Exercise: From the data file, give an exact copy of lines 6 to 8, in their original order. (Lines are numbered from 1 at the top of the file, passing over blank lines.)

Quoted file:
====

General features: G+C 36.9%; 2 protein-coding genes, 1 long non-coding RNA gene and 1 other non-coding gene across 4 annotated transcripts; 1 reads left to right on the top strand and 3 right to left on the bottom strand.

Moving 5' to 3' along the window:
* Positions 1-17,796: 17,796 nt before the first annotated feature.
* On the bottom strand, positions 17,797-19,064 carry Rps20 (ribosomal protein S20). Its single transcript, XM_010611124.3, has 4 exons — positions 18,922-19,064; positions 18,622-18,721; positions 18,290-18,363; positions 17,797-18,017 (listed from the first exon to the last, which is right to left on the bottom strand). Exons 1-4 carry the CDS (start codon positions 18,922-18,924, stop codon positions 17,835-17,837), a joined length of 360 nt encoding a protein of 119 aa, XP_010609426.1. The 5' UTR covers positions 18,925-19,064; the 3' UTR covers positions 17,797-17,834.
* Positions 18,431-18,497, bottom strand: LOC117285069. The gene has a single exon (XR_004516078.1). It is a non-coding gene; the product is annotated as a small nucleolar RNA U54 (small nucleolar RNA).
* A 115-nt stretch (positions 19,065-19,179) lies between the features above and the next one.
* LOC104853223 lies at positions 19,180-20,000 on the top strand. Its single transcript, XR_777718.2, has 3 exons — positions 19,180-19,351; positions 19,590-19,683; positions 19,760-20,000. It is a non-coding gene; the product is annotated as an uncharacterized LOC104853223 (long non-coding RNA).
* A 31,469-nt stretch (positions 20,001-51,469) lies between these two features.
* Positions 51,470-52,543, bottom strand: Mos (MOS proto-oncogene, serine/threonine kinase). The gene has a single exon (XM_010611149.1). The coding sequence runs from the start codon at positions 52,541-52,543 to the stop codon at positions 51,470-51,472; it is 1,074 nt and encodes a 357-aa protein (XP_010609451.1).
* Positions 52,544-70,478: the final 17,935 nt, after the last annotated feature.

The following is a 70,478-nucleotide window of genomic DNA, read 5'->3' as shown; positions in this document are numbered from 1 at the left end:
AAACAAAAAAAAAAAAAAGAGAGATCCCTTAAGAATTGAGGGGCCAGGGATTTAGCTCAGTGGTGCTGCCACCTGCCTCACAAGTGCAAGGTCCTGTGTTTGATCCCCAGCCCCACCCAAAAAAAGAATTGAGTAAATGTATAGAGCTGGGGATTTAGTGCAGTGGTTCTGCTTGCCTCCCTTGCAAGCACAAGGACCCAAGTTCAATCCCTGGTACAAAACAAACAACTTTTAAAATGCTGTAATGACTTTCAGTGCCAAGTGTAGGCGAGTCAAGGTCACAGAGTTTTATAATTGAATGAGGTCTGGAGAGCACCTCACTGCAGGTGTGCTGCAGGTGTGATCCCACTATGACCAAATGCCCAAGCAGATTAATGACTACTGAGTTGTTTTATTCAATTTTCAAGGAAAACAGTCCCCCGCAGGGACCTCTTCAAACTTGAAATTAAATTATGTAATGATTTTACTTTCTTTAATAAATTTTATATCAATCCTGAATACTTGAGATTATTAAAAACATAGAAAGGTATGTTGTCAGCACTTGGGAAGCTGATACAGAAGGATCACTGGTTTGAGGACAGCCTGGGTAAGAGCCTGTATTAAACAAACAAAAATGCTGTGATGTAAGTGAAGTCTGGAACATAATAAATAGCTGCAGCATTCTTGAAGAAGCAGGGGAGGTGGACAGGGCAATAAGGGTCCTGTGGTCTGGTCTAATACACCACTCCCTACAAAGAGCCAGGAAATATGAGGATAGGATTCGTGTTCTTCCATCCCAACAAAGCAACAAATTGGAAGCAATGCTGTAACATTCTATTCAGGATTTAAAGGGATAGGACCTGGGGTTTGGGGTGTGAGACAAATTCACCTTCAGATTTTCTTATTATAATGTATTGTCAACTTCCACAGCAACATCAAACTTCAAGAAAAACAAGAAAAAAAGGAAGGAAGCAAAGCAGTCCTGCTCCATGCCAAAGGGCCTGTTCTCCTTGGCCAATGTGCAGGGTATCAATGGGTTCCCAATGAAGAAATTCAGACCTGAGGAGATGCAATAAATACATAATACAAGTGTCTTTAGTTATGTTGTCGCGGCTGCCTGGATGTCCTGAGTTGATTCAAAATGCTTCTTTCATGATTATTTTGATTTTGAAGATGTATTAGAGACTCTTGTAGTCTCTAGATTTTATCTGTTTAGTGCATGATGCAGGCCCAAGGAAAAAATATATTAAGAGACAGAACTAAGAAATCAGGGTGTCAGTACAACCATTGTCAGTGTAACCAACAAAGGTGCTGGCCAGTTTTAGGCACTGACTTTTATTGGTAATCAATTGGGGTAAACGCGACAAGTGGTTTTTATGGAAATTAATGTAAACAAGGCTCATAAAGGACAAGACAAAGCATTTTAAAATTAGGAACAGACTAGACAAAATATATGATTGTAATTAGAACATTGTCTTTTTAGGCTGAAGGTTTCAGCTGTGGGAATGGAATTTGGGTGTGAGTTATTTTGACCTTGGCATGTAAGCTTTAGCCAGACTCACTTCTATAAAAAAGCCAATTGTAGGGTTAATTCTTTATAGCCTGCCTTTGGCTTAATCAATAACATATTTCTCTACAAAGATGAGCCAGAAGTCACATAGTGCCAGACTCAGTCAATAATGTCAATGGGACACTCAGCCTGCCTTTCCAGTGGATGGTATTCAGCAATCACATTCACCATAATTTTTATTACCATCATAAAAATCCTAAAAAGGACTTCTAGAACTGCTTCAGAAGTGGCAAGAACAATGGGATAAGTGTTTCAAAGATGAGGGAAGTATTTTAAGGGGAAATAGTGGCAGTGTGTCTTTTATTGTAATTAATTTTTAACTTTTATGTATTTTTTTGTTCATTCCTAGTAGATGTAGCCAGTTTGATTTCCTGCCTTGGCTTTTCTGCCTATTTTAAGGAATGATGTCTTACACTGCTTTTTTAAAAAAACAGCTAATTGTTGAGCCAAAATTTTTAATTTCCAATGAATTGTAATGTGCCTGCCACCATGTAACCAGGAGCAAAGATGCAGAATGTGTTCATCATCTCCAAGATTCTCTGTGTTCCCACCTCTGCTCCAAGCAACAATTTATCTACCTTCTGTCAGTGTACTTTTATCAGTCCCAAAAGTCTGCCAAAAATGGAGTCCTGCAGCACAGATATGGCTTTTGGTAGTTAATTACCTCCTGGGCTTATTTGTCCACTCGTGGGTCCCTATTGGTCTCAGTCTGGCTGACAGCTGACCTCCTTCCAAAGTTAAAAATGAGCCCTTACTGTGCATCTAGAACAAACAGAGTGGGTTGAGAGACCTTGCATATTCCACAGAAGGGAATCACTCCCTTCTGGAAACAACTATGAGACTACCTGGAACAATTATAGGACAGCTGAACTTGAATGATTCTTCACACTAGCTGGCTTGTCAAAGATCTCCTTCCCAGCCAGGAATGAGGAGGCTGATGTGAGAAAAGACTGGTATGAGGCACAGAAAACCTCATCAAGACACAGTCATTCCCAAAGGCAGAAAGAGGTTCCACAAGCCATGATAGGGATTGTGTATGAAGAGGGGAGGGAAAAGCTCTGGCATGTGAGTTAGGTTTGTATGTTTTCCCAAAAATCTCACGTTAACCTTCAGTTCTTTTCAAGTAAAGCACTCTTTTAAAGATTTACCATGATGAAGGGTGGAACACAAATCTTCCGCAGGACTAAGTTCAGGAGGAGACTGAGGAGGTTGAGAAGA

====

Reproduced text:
* A 115-nt stretch (positions 19,065-19,179) lies between the features above and the next one.
* LOC104853223 lies at positions 19,180-20,000 on the top strand. Its single transcript, XR_777718.2, has 3 exons — positions 19,180-19,351; positions 19,590-19,683; positions 19,760-20,000. It is a non-coding gene; the product is annotated as an uncharacterized LOC104853223 (long non-coding RNA).
* A 31,469-nt stretch (positions 20,001-51,469) lies between these two features.